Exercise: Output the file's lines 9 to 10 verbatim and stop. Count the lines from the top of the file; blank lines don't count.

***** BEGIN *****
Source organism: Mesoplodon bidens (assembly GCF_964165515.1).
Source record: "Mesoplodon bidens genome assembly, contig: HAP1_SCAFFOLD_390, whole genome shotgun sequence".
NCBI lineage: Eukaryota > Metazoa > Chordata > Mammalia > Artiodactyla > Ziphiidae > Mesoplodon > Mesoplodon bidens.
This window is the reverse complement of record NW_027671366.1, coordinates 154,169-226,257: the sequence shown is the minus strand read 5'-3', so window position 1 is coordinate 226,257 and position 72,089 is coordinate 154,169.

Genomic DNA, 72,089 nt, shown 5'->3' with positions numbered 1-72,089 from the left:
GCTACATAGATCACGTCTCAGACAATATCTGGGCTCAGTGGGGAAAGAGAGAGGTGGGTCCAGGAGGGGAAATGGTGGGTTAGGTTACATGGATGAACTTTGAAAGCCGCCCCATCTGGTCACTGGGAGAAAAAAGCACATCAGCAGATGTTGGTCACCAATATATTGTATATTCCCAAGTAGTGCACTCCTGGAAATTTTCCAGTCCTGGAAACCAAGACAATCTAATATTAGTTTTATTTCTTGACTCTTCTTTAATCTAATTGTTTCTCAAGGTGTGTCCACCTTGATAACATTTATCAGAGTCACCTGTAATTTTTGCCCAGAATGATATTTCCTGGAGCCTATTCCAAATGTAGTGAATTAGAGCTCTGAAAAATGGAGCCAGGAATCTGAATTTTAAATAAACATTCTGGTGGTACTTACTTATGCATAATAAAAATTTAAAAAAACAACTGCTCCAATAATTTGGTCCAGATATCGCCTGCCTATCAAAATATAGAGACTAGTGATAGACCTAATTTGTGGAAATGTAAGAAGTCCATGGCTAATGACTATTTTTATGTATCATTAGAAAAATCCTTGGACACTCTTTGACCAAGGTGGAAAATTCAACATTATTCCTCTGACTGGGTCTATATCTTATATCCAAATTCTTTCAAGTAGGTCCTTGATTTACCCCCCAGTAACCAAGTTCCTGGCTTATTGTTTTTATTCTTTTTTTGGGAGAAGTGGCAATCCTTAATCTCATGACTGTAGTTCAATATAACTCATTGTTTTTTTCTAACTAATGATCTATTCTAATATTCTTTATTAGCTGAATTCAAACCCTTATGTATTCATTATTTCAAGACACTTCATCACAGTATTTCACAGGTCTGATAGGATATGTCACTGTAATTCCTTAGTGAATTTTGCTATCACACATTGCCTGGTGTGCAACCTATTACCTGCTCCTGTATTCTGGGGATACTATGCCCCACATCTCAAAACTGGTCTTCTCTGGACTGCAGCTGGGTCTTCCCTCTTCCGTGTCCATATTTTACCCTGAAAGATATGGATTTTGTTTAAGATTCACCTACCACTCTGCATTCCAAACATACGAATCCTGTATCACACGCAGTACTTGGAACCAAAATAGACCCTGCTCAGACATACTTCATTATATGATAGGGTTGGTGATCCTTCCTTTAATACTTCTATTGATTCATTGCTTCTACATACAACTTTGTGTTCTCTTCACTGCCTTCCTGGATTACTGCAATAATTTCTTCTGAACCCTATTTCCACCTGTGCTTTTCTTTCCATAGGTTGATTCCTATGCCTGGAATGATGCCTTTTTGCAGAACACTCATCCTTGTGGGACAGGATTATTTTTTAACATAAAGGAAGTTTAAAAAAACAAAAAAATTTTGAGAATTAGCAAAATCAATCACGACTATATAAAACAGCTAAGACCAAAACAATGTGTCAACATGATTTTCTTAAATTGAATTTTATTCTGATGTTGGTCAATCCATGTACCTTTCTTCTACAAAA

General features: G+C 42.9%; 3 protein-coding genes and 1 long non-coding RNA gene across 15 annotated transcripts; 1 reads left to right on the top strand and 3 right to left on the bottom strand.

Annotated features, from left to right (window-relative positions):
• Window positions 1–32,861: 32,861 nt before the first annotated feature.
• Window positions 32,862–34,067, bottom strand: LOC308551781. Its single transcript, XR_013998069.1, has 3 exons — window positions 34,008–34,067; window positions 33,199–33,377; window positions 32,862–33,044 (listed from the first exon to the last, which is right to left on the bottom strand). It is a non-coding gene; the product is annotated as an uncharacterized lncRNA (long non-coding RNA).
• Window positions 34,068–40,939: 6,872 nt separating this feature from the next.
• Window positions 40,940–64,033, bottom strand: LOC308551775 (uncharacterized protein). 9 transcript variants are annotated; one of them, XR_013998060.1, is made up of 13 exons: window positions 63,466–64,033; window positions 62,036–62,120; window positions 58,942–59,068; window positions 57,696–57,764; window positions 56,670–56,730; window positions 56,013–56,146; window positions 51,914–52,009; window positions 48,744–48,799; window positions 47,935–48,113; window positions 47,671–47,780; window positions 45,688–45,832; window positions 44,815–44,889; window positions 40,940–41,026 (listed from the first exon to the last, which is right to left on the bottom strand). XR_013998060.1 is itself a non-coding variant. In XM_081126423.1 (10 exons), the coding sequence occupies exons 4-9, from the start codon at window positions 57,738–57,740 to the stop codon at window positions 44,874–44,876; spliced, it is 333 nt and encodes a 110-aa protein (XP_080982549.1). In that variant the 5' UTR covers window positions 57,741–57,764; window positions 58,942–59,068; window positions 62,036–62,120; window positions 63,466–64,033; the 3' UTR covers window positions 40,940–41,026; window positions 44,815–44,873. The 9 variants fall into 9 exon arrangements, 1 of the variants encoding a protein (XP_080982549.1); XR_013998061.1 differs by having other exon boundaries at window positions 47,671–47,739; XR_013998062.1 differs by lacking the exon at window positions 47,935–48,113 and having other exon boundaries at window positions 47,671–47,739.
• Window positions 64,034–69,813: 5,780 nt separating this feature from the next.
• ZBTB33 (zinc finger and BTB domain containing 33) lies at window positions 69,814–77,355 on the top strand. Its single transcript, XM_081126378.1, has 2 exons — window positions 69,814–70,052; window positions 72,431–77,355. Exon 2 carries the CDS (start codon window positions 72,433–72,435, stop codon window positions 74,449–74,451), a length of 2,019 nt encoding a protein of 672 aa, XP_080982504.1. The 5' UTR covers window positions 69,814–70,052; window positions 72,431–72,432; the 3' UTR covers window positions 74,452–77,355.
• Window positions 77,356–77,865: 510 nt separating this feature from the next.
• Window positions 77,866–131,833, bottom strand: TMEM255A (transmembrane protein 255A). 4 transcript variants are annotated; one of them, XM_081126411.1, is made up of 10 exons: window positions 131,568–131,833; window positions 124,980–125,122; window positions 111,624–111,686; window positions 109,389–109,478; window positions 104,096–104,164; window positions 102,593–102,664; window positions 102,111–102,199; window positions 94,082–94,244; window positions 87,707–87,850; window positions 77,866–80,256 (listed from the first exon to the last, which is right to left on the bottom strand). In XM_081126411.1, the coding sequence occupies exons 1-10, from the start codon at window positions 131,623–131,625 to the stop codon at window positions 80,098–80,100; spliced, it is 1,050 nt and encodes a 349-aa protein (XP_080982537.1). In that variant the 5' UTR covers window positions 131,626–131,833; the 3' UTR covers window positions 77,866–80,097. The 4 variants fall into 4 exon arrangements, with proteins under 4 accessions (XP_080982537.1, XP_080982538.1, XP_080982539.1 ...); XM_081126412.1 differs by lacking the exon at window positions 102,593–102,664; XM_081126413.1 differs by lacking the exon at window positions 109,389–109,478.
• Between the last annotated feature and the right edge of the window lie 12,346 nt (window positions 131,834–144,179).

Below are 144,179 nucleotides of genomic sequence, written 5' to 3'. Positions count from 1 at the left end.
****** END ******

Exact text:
• Window positions 1–32,861: 32,861 nt before the first annotated feature.
• Window positions 32,862–34,067, bottom strand: LOC308551781. Its single transcript, XR_013998069.1, has 3 exons — window positions 34,008–34,067; window positions 33,199–33,377; window positions 32,862–33,044 (listed from the first exon to the last, which is right to left on the bottom strand). It is a non-coding gene; the product is annotated as an uncharacterized lncRNA (long non-coding RNA).